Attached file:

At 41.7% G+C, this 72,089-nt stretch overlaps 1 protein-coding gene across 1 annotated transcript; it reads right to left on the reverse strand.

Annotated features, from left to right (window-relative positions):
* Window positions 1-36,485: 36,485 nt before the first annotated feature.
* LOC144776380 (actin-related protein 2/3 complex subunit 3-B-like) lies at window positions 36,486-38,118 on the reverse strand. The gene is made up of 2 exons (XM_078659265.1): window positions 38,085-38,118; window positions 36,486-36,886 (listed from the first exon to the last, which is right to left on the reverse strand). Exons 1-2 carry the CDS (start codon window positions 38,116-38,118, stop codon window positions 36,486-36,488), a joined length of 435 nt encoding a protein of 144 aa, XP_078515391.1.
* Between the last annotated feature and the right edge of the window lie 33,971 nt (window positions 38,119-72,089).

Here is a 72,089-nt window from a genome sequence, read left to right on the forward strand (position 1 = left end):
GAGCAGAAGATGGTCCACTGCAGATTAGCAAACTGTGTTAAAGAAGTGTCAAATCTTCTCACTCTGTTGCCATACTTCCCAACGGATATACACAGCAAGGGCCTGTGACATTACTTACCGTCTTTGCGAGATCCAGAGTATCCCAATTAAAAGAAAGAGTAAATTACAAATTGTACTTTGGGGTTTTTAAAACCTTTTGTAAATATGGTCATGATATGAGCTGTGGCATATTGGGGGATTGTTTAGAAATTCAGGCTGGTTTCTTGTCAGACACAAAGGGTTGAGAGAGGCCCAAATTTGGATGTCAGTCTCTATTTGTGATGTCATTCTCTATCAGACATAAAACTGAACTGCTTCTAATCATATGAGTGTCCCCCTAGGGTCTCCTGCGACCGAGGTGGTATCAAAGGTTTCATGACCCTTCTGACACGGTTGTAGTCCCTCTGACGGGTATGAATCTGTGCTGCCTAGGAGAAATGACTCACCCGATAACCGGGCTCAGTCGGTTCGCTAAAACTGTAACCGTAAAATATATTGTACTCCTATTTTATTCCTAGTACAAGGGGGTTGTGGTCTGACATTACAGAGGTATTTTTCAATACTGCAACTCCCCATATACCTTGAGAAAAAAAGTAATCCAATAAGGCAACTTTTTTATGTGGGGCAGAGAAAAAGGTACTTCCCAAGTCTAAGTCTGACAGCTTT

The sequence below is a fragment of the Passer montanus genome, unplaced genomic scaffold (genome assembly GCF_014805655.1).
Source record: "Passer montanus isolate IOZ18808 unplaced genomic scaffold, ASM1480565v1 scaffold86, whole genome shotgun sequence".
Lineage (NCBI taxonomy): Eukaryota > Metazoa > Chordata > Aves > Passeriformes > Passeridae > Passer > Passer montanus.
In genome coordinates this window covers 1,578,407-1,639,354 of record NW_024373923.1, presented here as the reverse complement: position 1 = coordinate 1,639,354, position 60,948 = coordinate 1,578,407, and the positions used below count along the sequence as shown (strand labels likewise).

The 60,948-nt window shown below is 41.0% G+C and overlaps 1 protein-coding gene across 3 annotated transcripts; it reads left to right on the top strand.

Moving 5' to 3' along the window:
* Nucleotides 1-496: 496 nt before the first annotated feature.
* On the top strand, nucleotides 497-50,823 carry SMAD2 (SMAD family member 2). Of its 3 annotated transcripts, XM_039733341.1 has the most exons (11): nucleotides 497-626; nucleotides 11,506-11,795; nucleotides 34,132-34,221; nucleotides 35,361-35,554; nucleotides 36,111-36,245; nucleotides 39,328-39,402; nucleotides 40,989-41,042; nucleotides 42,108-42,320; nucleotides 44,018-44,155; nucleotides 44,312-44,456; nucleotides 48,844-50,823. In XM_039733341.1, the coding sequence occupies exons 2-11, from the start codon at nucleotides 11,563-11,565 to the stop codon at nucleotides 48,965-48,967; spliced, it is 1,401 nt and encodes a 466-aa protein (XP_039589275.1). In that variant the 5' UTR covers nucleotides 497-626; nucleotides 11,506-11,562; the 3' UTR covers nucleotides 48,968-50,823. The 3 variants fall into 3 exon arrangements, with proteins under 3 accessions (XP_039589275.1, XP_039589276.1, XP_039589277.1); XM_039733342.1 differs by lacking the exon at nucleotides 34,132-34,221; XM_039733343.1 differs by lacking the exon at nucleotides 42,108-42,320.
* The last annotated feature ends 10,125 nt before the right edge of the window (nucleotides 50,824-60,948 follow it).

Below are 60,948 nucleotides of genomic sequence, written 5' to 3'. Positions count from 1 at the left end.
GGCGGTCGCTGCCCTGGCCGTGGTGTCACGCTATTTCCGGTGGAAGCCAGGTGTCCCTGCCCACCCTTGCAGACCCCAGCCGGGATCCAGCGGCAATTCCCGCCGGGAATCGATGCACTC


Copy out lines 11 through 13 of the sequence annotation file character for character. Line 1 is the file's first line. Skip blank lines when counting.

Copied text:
In genome coordinates this window covers 1,578,407-1,639,354 of record NW_024373923.1, presented here as the reverse complement: position 1 = coordinate 1,639,354, position 60,948 = coordinate 1,578,407, and the positions used below count along the sequence as shown (strand labels likewise).

The 60,948-nt window shown below is 41.0% G+C and overlaps 1 protein-coding gene across 3 annotated transcripts; it reads left to right on the top strand.

Moving 5' to 3' along the window: